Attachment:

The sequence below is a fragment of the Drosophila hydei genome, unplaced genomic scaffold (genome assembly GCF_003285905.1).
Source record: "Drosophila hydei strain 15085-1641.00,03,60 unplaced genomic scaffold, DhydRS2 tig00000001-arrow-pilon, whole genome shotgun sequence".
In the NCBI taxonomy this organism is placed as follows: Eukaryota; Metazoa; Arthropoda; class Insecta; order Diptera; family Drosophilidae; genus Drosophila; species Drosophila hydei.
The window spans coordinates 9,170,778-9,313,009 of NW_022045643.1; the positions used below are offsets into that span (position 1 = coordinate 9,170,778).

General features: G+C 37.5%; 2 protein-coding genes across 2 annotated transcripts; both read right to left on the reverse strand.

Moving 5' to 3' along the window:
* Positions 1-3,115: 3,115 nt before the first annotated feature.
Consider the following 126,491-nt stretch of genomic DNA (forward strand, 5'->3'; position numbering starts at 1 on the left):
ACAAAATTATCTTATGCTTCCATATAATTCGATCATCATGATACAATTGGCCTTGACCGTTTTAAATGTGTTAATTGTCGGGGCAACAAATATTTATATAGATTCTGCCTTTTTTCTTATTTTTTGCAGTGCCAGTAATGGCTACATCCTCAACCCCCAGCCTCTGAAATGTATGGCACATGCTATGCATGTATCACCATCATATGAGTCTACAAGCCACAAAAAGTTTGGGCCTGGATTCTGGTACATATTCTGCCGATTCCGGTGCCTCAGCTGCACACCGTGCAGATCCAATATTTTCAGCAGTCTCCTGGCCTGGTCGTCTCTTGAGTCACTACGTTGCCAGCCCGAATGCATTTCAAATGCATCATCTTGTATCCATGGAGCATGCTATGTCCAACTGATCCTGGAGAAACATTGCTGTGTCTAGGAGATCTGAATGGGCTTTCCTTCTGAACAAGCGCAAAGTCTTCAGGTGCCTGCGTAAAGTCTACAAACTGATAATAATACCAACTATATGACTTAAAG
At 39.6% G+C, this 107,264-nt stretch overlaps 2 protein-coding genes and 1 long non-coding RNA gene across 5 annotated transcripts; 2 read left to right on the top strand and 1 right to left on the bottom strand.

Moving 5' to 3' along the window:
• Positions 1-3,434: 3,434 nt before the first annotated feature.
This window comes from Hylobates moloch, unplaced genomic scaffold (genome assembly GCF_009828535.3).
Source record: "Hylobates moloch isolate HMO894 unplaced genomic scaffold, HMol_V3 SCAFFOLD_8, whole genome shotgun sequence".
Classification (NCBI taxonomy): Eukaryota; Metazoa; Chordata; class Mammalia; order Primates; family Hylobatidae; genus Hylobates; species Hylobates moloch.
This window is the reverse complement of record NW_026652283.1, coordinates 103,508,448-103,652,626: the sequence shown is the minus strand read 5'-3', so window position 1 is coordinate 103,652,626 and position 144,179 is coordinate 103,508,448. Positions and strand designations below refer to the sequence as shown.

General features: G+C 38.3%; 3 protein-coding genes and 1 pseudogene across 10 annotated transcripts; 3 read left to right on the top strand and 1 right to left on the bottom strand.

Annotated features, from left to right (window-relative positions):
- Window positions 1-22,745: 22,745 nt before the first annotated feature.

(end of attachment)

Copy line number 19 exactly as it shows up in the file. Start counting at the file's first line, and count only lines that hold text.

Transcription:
- Window positions 1-22,745: 22,745 nt before the first annotated feature.